LA County's First Case of Enterovirus Found and Treated in Long Beach

An infant from Long Beach was diagnosed with Los Angeles County’s first case of Enterovirus D68 this week, a respiratory virus. The infant was treated at the pediatric intensive care unit at Miller Children’s Hospital in Long Beach.

enterovirus"No direct antiviral treatment was needed, what we do is offer supportive care. We help the body's ability to fight the virus on its own, such as giving oxygen, breathing treatments that help open up the airway, as well as suctioning to clear the airway of secretions. Patients may require mechanical ventilation through intubation. This was not the case for this child,” Dr. David Michalik, DO, a pediatric infectious disease specialist at Miller Children's hospital said about the child’s treatment.

"The child has improved, was treated here for just under a week and was sent home," Michalik told the Post.

First identified in California in 1962, Enterovirus D68 is one of over 100 non-polio enteroviruses, according to the CDC. The virus can spread from an infected person’s respiratory secretions, such as saliva, nasal mucus or sputum. EV-D68 likely spreads from person to person if an infected person coughs, sneezes or touches contaminated surfaces.

From mid-August to October 1, the CDC has confirmed 500 people in 42 states and D.C. with respiratory illness due to EV-D68.

Infants, children and teenagers, who have yet to develop the immunity from previous exposures to these viruses, according to the CDC, can become infected, while children with asthma may have a higher risk for severe respiratory illness caused by EV-D68.

Michalik explained, "Patients with the virus, or symptoms of the virus can typically be monitored by a general pediatrician that works here in the hospital without having the specialist get involved, but when things do get more severe or questions are needed to be answered we can get involved in that case."

According to Michalik, a worst case scenario would require hospitalization and admission to the intensive care unit. He said, “A patient can go into respiratory failure, the potential to succumb to this illness is there."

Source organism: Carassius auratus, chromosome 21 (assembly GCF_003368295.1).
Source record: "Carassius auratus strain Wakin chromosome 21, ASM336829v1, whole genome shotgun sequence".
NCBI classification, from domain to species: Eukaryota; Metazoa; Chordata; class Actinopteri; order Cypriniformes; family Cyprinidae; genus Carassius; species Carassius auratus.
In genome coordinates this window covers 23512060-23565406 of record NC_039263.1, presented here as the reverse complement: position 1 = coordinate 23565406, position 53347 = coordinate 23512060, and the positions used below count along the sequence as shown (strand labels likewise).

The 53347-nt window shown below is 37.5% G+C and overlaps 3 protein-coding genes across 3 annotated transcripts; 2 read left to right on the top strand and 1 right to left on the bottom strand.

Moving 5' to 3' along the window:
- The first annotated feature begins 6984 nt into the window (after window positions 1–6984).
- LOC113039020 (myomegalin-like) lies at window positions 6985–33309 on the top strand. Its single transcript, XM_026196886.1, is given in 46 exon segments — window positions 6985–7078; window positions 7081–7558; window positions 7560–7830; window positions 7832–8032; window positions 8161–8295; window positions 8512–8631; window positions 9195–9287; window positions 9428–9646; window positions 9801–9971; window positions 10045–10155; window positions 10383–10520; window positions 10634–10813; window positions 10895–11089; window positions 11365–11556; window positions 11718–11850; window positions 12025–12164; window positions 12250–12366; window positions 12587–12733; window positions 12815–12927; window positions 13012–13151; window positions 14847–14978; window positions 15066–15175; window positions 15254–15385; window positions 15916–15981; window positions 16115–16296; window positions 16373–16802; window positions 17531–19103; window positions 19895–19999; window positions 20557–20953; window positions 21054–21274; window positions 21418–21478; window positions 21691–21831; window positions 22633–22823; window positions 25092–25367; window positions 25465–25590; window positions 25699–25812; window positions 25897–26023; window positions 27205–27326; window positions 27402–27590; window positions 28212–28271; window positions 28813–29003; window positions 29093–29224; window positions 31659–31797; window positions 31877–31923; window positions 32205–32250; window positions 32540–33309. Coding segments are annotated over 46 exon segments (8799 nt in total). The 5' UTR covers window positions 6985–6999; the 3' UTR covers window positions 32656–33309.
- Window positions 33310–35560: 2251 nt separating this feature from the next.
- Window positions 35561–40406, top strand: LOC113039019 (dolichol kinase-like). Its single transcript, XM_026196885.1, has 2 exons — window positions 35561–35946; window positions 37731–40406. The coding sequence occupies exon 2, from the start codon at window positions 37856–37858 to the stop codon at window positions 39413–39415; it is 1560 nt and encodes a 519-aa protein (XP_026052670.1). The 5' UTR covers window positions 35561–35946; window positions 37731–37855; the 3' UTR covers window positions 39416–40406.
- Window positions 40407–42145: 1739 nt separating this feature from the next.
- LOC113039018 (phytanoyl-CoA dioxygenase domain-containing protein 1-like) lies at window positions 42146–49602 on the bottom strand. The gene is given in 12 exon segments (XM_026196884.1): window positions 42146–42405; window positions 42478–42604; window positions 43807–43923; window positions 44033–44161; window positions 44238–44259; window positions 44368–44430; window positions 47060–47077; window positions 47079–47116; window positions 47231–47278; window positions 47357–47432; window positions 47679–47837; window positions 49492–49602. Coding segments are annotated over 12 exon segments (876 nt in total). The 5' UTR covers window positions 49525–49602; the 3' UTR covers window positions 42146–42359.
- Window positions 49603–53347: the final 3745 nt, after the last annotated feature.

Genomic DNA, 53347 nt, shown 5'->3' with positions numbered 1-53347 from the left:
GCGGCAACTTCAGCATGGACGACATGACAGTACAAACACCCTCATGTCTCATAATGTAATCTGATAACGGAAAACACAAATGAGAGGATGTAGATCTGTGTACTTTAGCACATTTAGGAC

Miller Children’s hospital cannot test for the virus themselves, but must wait for the state of California to send back results. Michalik said, "The testing that gets done by the state of California takes about two weeks to get back, so even if I have somebody suspected of having the virus, I have to wait for the result from the state. We don't have the ability to test for the serotype."

On whether we can expect to see more cases of EV-D68 this viral season, Michalik said, “We can expect these numbers to rise [in] the upcoming weeks.”

On the symptoms of EV-D68, Michalik explained, “The symptoms are typical of a common cold for many cases, having a runny nose, persistent coughing. What makes this virus special or unique is that it can lead to more severe respiratory symptoms, such as wheezing, difficulty breathing, chest retractions, fever, it can be difficult to distinguish this virus from other viral infections.”

“This virus is primarily spread through contact of infected surfaces and infected individuals, objects with frequent human contact. If there's any message to be conveyed it's that good hand hygiene and handwashing are the best tools that we have,” Michalik said.

To protect yourself and your child from the virus, the CDC recommends that you:

  • Wash your hands with soap and water for 20 seconds.
  • Avoid touching your eyes, nose and mouth with unwashed hands.
  • Avoid kissing, hugging and sharing cups or utensils with people who are sick.
  • Disinfect frequently used surfaces, such as toys, doorknobs and counters, especially if someone in the household is sick.

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